Friday, November 7, 2008

Suppressed History: White Slavery in Early America and Industrial Britain



source: http://www.revisionisthistory.org/forgottenslaves.html

The Forgotten Slaves: Whites in Servitude in Early America and Industrial Britain

by Michael A. Hoffman II

[...]

When White servitude is acknowledged as having existed in America, it is almost always termed as temporary "indentured servitude" or part of the convict trade, which, after the Revolution of 1776, centered on Australia instead of America. The "convicts" transported to America under the 1723 Waltham Act, perhaps numbered 100,000.

The indentured servants who served a tidy little period of 4 to 7 years polishing the master's silver and china and then taking their place in colonial high society, were a minuscule fraction of the great unsung hundreds of thousands of White slaves who were worked to death in this country from the early l7th century onward.

Up to one-half of all the arrivals in the American colonies were Whites slaves and they were America's first slaves. These Whites were slaves for life, long before Blacks ever were.
This slavery was even hereditary. White children born to White slaves were enslaved too.

[...]

The Establishment has created the misnomer of "indentured servitude" to explain away and minimize the fact of White slavery. But bound Whites in early America called themselves slaves. Nine-tenths of the White slavery in America was conducted without indentures of any kind but according to the so-called "custom of the country," as it was known, which was lifetime slavery administered by the White slave merchants themselves.

[...]

I challenge any researcher to study 17th century colonial America, sifting the documents, the jargon and the statutes on both sides of the Atlantic and one will discover that White slavery was a far more extensive operation than Black enslavement. It is when we come to the 18th century that one begins to encounter more "servitude" on the basis of a contract of indenture. But even in that period there was kidnapping of Anglo-Saxons into slavery as well as convict slavery.

[...]

Those academics who insist that slavery is an exclusively Black racial condition forget or deliberately omit the fact that the word slave originally was a reference to Whites of East European origin - "Slavs."

[...]

Because of the rank prostitution, stupidity and cowardice of America's teachers and educational system, White youth are taught that Black slaves, Mexican peons and Chinese coolies built this country while the vast majority of the Whites lorded it over them with a lash in one hand and a mint julep in the other.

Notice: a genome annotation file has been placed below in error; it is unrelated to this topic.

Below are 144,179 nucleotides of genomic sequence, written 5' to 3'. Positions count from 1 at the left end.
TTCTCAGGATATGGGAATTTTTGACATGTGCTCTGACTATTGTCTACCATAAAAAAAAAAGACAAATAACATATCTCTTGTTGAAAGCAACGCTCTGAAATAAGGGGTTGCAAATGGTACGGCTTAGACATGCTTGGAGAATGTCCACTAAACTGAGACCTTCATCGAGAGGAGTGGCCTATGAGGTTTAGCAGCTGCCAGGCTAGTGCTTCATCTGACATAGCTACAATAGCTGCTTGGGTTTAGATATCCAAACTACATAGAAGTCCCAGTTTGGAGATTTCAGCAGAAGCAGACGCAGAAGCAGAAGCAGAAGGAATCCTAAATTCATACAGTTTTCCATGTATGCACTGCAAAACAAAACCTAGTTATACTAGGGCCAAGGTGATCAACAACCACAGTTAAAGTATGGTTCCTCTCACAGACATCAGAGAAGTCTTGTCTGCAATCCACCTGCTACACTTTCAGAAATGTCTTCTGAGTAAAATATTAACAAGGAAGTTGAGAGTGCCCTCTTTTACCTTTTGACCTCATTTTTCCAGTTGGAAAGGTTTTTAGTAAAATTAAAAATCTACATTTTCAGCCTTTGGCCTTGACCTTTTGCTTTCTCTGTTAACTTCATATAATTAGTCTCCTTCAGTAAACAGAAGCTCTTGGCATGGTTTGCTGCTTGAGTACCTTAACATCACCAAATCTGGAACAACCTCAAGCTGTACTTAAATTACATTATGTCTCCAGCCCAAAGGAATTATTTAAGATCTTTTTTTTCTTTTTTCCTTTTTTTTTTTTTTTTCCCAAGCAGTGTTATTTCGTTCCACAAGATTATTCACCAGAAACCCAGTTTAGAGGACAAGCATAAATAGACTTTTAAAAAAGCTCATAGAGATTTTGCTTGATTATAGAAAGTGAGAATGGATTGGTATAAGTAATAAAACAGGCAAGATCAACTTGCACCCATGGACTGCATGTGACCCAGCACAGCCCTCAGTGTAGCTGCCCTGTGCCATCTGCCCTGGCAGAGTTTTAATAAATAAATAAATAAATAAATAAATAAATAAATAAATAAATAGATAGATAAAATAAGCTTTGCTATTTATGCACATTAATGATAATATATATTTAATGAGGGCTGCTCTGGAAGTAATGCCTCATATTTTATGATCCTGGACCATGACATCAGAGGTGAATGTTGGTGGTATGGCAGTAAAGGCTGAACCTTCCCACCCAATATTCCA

The documentary record tells a very different story, however. When White Congressman David Wilmot authored the Wilmot Proviso to keep Black slaves out of the American West he did so, he said, to preserve that vast expanse of territory for "the sons of toil, my own race and color."

This is precisely what most White people in America were, "sons of toil," performing backbreaking labor such as few of us today can envision. They had no paternalistic welfare system; no Freedman's Bureau to coo sweet platitudes to them; no army of bleeding hearts to worry over their hardships. These Whites were the expendable frontline soldiers in the expansion of the American frontier. They won the country, felled the trees, cleared and planted the land.

[...]

The chronicle of White slavery in America comprises the dustiest shelf in the darkest corner of suppressed American history. Should the truth about that epoch ever emerge into the public consciousness of Americans, the whole basis for the swindle of "Affirmative action," "minority set-asides" and proposed "Reparations to African-Americans" will be swept away. The fact is, the White working people of this country owe no one. They are themselves the descendants, as Congressman Wilmot so aptly said, of "the sons of toil."

There will only be racial peace when knowledge of radical historical truths are widespread and both sides negotiate from positions of strength and not from fantasies of White working class guilt and the uniqueness of Black suffering.




Ernst Zundel Interviews Michael Hoffman on his book, "They Were White and They Were Slaves" (part 1 of 3)


part 2 of 3

part 3 of 3





Related Links:

- Save Your Heritage: "White Slavery" (EXCELLENT compilation of evidence)


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